I completely understand the argument that very bad people, such as gangmasters, who come into the country may have a lot of contacts that are relevant to police inquiries. The police and transport police are already on the extensive list of people who may access electronic devices, so if an immigration officer was concerned, they could get a police officer to take the digital device away. That is not a problem. Extracting data is a complex process that requires specialist experience, and it ought to be managed under the law. I am concerned that we are asking immigration officers to be incredibly mindful, and to be trained and resourced, and to have all the skills, to request that device.
The people I met fell into three camps: economic migrants, who have paid to come over here; people who have been trafficked over here; and those brought in specifically for modern slavery. All the men I spoke to wanted to see pictures of their loved ones. They wanted those memories from home, and a mobile phone may be the best way to hold those memories and connections.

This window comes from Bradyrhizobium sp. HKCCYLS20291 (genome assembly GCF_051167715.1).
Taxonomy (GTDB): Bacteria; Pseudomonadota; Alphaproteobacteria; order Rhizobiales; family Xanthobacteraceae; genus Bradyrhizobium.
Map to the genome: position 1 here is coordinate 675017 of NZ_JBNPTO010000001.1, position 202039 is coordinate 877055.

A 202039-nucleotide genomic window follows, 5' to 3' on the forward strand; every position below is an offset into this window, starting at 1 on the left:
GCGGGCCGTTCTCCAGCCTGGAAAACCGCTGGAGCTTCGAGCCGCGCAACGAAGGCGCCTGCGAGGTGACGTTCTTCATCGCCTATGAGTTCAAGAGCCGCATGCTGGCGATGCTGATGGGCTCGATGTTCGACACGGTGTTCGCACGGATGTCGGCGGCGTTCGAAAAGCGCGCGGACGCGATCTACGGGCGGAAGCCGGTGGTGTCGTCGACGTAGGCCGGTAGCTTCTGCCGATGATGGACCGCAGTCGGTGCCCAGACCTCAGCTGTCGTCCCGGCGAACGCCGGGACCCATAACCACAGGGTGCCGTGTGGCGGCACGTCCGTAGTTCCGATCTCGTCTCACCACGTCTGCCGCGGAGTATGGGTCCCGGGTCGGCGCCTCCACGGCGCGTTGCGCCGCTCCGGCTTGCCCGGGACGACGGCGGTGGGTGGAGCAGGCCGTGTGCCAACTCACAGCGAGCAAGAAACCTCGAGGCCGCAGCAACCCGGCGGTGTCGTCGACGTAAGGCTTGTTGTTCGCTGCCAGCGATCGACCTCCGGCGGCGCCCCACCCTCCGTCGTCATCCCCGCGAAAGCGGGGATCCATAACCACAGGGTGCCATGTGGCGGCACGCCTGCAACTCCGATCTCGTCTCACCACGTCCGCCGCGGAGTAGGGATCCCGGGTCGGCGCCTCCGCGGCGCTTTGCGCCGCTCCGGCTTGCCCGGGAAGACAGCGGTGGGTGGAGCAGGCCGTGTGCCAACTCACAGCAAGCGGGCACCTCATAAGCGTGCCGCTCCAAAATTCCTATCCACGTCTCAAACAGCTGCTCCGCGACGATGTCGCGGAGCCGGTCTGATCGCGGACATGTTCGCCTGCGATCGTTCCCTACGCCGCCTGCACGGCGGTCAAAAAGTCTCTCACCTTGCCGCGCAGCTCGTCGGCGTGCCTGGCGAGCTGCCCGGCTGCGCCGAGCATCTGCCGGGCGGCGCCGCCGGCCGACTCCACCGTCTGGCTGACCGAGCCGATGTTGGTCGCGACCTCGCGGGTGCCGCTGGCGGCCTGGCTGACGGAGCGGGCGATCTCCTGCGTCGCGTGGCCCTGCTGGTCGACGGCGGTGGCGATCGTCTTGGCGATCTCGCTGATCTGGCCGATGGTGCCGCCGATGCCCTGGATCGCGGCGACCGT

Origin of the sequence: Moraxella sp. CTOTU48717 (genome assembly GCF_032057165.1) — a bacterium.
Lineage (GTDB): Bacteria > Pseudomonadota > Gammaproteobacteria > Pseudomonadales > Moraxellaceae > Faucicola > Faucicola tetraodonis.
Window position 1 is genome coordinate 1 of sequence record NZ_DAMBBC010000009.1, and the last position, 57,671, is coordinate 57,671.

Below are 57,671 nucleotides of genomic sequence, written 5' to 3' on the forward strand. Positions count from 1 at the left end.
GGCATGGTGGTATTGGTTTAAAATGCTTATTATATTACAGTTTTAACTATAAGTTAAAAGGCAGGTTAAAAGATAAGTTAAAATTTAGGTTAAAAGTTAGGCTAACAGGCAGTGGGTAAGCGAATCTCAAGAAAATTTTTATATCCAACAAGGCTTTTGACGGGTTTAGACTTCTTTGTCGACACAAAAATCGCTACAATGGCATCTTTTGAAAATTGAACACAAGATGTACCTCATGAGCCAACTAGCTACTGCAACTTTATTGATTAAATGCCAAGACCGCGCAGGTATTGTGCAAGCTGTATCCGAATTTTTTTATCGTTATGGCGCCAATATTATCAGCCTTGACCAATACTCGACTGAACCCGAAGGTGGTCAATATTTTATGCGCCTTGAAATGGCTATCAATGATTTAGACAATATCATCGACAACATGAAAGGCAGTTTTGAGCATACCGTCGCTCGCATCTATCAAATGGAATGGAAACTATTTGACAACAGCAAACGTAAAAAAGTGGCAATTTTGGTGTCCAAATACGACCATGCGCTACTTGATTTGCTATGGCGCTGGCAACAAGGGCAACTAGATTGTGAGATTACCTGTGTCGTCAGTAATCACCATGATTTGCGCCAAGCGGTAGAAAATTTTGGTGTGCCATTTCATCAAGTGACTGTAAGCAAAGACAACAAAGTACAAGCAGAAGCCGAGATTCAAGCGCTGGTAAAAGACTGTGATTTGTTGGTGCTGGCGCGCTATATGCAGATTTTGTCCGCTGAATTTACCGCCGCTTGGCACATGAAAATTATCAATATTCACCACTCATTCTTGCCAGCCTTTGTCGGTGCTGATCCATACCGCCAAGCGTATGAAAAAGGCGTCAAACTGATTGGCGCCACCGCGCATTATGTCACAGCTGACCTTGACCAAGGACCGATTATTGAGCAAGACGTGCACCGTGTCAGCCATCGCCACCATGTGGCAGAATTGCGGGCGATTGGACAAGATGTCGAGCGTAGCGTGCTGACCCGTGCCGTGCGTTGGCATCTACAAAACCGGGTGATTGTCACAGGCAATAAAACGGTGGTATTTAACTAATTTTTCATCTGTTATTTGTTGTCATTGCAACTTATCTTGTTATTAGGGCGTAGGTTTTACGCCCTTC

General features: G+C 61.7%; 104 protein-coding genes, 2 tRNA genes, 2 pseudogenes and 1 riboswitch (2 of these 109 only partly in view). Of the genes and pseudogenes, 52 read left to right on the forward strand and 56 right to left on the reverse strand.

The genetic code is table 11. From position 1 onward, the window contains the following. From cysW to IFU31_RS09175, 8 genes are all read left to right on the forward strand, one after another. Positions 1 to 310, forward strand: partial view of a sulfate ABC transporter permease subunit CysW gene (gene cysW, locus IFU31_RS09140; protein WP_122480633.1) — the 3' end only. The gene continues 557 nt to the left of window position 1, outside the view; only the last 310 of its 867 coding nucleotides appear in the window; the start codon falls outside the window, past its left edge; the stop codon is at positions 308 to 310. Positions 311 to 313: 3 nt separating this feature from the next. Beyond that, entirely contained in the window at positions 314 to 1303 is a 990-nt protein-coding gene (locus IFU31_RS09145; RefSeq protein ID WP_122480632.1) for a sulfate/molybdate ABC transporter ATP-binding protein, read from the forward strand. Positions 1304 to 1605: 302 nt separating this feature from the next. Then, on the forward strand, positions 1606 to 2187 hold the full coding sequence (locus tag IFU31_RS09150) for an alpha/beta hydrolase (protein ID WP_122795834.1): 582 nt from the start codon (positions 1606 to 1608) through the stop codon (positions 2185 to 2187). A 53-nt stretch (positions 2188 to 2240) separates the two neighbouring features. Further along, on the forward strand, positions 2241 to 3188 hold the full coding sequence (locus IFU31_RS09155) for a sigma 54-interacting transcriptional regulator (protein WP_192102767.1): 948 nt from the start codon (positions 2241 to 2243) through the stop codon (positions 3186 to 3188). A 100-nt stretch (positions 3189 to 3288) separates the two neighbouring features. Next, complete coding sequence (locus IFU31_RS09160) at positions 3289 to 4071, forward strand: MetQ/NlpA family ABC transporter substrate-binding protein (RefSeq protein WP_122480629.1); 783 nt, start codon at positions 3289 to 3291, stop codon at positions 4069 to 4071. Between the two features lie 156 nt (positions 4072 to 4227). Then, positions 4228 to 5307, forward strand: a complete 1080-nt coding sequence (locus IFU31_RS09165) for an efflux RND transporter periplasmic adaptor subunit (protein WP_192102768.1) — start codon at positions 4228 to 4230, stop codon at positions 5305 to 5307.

I do not know anyone’s telephone number aside from my parents’—it was the one I grew up with. I can call the police, the NHS helpline and my mum, but everything else is stored on my phone. If I lost it, I would not know how to respond—and I have back-ups that I can access, and English as my first language. When I changed phones, I did not download properly and lost five years of photos. That was so painful. Imagine someone being trafficked into this country, and probably horrifically abused on the way in. The one thing they can hold on to is their memories on that digital device, but that is taken away. They have no information about why it was taken, or when it will be returned, and all their contacts have been lost.